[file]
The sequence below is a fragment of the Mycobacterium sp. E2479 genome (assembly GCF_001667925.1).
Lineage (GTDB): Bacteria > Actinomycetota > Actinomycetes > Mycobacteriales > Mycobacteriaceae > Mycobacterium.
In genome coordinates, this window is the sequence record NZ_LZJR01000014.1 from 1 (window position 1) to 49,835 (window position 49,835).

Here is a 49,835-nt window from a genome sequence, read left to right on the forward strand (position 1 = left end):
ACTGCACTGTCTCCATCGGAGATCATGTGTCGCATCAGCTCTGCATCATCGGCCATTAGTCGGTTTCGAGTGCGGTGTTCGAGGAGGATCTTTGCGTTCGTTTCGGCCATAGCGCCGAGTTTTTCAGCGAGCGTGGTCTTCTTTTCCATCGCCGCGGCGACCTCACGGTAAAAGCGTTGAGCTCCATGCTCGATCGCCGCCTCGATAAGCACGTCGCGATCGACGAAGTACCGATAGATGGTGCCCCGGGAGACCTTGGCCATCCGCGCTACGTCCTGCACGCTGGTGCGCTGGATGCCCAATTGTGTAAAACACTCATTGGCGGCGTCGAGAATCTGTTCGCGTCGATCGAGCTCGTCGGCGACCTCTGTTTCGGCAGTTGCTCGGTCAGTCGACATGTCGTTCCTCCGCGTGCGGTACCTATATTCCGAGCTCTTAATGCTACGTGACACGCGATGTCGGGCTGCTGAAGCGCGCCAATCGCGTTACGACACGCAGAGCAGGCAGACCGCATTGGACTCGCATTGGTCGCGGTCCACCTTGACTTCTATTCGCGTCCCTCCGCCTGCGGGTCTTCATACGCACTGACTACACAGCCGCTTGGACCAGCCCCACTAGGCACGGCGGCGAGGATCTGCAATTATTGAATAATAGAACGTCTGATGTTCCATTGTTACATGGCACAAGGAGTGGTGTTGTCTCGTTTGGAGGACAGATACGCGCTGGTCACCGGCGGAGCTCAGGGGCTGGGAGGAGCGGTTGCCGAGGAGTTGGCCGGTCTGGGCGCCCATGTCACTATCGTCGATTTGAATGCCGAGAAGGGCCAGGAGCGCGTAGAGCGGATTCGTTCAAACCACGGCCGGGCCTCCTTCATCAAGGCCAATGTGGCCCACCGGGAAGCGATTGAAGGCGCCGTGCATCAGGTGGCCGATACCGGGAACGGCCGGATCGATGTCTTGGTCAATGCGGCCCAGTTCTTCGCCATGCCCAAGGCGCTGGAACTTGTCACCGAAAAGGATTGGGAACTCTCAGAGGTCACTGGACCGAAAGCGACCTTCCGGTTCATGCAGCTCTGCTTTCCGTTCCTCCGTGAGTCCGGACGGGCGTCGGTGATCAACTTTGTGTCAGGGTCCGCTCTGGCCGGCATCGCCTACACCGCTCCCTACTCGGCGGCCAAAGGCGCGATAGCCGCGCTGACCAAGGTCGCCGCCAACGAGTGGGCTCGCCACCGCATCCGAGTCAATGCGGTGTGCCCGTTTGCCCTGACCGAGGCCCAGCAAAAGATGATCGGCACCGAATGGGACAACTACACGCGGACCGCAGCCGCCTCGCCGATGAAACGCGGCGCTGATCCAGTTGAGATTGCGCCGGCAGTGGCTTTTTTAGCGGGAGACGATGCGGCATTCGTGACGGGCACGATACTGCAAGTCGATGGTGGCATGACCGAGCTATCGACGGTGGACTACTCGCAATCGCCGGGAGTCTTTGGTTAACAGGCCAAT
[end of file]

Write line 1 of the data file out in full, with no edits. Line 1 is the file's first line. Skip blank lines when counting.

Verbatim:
The sequence below is a fragment of the Mycobacterium sp. E2479 genome (assembly GCF_001667925.1).